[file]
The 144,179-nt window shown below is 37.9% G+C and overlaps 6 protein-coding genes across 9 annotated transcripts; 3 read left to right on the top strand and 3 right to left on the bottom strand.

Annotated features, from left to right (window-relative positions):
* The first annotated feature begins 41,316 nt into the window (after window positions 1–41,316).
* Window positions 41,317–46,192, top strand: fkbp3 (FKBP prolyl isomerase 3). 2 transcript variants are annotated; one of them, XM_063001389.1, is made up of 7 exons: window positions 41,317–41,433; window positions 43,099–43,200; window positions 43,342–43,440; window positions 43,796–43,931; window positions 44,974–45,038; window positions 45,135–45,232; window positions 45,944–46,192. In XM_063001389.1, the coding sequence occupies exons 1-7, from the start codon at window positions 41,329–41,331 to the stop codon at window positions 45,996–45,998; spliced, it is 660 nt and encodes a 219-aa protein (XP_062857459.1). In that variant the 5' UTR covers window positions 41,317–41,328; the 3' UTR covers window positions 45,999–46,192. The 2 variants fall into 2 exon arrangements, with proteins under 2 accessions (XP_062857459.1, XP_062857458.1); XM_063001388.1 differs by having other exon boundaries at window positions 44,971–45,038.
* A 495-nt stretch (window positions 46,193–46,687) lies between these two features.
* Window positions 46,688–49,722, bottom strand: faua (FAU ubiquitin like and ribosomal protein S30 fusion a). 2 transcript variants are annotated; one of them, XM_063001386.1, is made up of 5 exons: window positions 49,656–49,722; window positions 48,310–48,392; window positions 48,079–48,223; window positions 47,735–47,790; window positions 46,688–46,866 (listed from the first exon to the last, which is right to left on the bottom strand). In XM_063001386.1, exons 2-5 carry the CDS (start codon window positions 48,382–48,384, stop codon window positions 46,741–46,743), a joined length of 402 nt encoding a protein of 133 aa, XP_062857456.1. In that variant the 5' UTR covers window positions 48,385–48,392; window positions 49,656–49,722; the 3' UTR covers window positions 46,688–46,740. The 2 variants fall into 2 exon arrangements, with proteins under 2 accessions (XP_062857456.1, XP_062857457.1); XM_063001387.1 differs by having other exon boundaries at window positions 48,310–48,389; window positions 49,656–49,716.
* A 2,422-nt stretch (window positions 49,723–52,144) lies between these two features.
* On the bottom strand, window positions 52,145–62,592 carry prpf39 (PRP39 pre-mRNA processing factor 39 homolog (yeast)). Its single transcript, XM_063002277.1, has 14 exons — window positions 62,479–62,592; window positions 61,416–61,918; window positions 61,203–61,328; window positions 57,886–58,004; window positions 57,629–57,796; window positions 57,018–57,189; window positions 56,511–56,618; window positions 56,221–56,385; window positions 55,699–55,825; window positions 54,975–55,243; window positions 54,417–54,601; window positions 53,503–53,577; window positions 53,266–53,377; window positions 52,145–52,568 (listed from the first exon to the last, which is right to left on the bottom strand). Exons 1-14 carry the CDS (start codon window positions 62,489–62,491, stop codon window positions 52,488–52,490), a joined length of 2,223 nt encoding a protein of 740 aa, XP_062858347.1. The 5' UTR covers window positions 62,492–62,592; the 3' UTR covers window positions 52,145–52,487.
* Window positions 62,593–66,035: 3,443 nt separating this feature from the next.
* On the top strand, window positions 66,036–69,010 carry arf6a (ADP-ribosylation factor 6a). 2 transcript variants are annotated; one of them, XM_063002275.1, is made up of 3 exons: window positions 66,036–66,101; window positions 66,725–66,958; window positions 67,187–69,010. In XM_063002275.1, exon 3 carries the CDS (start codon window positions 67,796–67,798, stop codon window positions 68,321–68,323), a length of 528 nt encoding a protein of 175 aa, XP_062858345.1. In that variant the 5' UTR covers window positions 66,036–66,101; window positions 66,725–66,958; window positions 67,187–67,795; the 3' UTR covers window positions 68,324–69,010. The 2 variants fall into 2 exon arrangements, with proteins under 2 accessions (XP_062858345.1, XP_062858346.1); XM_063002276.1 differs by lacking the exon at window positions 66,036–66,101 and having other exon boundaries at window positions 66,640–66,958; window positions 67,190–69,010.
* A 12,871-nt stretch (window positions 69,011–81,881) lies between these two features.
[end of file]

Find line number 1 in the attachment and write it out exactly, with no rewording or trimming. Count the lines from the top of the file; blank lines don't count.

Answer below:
The 144,179-nt window shown below is 37.9% G+C and overlaps 6 protein-coding genes across 9 annotated transcripts; 3 read left to right on the top strand and 3 right to left on the bottom strand.